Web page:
(LONDON) — African rhino populations are increasing despite poaching and habitat loss, new figures from the International Union for Conservation of Nature (IUCN) show.
The new figures, released Thursday, highlight that protection and biological management initiatives across the continent have resulted in black rhino populations rising by 4.2% to a population of 6,487, and white rhino populations rising by 5.6% to a population of 16,803.
It is the first time since 2012 that there has been an increase in the white rhino population, the species classified as ‘near threatened’ on the IUCN’s Red List of threatened species.
“With this good news, we can take a sigh of relief for the first time in a decade,” said Dr. Michael Knight, chair of the IUCN’s Rhino Specialist Group (AfRSG). “However, it is imperative to further consolidate and build upon this positive development and not drop our guard.”
According to the World Wildlife Fund, there were 500,000 rhinos in Africa and Asia at the start of the 20th century. By the end of 2022, the African rhino population stood at just 23,290 according to latest figures by the IUCN.
However, thanks to “intense” and heightened protection and management efforts over the years, rhino populations on the continent are beginning to rebound.
“The rebounding rhino populations aren’t just a win for rhinos, but for the many wildlife species that share their ecosystems and the people who steward these lands,” Nina Fascione, Executive Director at the International Rhino Foundation, told ABC News.
“The growing rhino populations are a testament to the effectiveness of collaborative conservation efforts throughout Africa and the resilience of these species.”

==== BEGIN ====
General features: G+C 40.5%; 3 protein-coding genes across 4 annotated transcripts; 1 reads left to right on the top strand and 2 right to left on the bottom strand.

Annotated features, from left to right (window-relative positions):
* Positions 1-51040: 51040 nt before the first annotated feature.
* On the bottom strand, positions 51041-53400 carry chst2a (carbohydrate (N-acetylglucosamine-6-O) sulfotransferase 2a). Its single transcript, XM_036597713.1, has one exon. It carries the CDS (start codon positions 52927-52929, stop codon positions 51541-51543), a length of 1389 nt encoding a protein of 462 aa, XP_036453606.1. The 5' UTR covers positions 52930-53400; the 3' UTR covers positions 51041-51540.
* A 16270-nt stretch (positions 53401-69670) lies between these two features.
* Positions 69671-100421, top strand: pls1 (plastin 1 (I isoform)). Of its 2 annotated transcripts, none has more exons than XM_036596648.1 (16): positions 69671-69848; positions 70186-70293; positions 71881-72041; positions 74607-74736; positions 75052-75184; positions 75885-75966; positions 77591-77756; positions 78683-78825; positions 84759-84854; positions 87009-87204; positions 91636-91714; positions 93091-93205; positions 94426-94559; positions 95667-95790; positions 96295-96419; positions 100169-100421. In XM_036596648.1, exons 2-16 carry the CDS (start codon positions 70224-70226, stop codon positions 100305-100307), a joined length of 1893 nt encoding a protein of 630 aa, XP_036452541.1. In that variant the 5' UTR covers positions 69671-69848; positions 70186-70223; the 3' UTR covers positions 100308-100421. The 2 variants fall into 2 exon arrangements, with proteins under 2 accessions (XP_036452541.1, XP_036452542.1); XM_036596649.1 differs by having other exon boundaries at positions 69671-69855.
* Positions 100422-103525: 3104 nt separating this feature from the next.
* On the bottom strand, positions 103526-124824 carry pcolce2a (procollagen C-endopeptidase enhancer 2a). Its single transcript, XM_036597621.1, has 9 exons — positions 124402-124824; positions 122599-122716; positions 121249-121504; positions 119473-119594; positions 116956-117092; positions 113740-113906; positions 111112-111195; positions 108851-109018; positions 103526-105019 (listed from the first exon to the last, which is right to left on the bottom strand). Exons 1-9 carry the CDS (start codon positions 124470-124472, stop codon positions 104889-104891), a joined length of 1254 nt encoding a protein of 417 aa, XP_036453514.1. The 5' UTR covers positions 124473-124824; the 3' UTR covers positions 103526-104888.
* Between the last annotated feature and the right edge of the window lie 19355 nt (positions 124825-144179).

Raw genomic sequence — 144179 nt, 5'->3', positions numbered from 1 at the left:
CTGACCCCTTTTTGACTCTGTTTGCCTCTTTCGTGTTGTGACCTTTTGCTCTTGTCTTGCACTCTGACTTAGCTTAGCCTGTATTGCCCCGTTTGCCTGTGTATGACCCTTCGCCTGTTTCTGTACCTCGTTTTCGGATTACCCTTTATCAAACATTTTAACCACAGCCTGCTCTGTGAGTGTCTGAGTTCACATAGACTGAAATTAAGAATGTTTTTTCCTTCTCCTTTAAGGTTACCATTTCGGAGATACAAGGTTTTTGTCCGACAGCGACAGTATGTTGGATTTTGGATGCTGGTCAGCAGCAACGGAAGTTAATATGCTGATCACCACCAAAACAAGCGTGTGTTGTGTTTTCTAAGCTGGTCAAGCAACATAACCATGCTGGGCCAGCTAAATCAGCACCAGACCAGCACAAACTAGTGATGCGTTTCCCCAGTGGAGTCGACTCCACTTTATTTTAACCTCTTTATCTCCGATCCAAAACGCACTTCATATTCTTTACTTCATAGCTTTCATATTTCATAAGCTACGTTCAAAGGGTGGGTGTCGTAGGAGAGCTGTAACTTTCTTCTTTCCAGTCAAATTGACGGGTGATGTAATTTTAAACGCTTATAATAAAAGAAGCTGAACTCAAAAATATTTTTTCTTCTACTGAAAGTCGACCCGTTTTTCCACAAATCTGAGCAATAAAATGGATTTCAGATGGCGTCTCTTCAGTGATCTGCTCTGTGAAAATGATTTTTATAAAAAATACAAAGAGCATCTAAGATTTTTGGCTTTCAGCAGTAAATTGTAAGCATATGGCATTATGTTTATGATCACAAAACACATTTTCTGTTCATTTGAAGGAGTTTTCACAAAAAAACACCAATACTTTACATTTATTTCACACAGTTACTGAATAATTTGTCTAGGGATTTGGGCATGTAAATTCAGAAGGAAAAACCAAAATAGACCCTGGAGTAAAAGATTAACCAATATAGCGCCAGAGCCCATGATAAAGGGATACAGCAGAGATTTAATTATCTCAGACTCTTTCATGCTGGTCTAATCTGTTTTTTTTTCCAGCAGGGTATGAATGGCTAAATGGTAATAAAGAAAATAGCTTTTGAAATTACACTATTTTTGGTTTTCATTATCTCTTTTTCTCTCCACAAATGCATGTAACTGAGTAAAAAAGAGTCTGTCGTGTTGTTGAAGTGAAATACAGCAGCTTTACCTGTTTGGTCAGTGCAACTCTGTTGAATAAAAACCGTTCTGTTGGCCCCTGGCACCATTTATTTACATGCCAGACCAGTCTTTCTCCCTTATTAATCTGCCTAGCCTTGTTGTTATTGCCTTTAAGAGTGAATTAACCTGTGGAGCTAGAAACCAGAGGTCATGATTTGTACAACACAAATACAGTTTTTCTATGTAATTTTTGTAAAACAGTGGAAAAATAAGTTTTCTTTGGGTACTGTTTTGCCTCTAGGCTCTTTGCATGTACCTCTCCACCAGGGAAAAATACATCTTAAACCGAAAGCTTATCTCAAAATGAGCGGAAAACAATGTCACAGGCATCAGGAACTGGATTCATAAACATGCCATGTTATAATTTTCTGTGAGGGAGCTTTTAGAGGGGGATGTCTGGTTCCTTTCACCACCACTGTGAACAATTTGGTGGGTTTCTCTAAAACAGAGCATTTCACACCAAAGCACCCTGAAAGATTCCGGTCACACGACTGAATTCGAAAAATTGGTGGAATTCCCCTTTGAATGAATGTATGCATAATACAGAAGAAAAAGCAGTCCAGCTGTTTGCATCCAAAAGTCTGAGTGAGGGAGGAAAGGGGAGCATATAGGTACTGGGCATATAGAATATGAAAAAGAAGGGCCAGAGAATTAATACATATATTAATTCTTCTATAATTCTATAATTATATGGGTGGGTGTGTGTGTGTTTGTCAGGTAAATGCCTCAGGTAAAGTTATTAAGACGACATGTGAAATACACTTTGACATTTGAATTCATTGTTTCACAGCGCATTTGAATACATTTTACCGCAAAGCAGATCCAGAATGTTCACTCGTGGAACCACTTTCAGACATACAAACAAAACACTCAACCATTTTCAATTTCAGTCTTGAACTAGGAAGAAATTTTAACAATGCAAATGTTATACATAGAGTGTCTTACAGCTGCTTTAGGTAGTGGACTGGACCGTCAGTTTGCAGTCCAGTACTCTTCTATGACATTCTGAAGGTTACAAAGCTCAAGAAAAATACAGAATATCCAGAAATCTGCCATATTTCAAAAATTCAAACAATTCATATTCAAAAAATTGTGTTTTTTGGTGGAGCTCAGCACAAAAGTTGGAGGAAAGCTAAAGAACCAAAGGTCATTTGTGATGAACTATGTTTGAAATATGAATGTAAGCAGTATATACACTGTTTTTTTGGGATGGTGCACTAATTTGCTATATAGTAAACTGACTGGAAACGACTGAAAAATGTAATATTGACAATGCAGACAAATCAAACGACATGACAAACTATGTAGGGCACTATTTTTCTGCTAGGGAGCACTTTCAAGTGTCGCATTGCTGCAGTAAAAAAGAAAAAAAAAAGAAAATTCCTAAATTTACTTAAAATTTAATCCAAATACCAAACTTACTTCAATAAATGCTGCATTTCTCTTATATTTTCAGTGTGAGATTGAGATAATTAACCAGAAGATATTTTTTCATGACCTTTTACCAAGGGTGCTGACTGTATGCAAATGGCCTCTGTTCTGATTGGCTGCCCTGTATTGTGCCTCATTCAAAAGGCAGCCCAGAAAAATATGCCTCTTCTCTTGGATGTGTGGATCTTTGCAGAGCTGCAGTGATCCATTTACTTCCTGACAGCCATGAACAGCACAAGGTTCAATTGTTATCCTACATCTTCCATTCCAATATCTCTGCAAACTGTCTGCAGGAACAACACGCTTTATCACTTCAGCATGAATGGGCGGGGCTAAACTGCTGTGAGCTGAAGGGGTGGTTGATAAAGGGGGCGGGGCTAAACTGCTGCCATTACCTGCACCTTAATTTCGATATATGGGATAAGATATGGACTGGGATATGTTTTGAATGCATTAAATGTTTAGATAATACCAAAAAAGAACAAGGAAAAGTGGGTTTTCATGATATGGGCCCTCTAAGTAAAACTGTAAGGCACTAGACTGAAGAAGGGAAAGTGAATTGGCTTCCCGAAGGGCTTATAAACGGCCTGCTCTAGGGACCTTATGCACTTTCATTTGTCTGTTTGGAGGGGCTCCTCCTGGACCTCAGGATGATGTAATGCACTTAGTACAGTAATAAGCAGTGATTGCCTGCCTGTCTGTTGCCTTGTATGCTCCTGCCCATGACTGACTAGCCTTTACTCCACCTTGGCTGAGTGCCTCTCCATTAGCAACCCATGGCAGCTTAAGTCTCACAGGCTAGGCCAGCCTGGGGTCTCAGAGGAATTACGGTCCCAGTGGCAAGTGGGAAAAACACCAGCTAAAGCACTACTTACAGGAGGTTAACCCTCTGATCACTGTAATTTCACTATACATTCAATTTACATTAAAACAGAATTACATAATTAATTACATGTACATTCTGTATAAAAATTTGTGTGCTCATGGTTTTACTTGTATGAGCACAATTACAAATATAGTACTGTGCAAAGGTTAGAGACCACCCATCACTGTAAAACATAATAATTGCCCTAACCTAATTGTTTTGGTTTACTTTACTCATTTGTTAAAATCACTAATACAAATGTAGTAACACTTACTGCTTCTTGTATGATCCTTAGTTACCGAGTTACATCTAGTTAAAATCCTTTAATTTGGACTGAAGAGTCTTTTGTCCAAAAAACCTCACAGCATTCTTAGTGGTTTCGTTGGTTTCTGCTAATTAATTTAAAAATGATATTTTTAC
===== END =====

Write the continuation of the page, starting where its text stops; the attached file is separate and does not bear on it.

Poaching, however, remains the biggest threat to all rhino species, as highlighted in the 2023 State of the Rhino report; poachers changing their tactics, focusing attention from the largest rhino population to more susceptible ones.
South Africa — home to the continent’s largest rhino population — has suffered “devastating poaching losses” as poachers target its reserves.
“Large, protected areas like Kruger National Park in South Africa have also greatly increased security measures to reduce the number of poaching incursions on their land,” says the International Rhino Foundation. “Poachers have reacted by targeting other, smaller areas, like province-run Hluhluwe Imfolozi Game Reserve, which has borne the brunt of South Africa’s rhino poaching deaths in the past year.”
Namibia — home to the world’s largest black rhino population — saw a devastating 93% increase in rhino poaching from 2021 to 2022.
In January, the U.S. treasury secretary announced the launch of a joint U.S.-South Africa anti-poaching taskforce to combat poaching, and increase sharing of financial intelligence units to support law enforcement agencies and disrupt illicit trade.
“We must follow the money in the same way we do with other serious crimes,” Yellen announced whilst touring South Africa’s Dinokeng Game Reserve.
Climate change also poses a growing risk to Africa’s rhino population as it’s devastating impacts on human communities has a ripple effect on wildlife and increases the risk of human-wildlife conflict.
“Competition over water resources may also cause increasing strife and disruption between communities and between humans and wildlife, bringing people in ever closer contact with rhinos,” says the IRF. “Poverty resulting from loss of crops and livestock may lead to increased poaching as a way to earn income.”
In early September, conservation group African Parks Foundation announced they are set to release 2,000 rhinos into the wild following the purchase of one of the world’s largest private captive rhino farms, Platinum Rhino.
It is set to be Africa’s largest rewilding programs of any species, set to take place over the next 10 years.
Only two surviving members of the critically endangered northern white rhino subspecies remain in the world — Najin and Fatu — both living under 24-hour protection in Kenya’s Ol-Pejeta Conservancy.
“Continuing a positive population trend for both black and white rhinos will require enormous efforts by governments, land managers, community members and others to ensure conservation actions surpass poaching,” says Fascione. “Rhinos have been around for millions of years — we cannot let them go extinct on our watch.”
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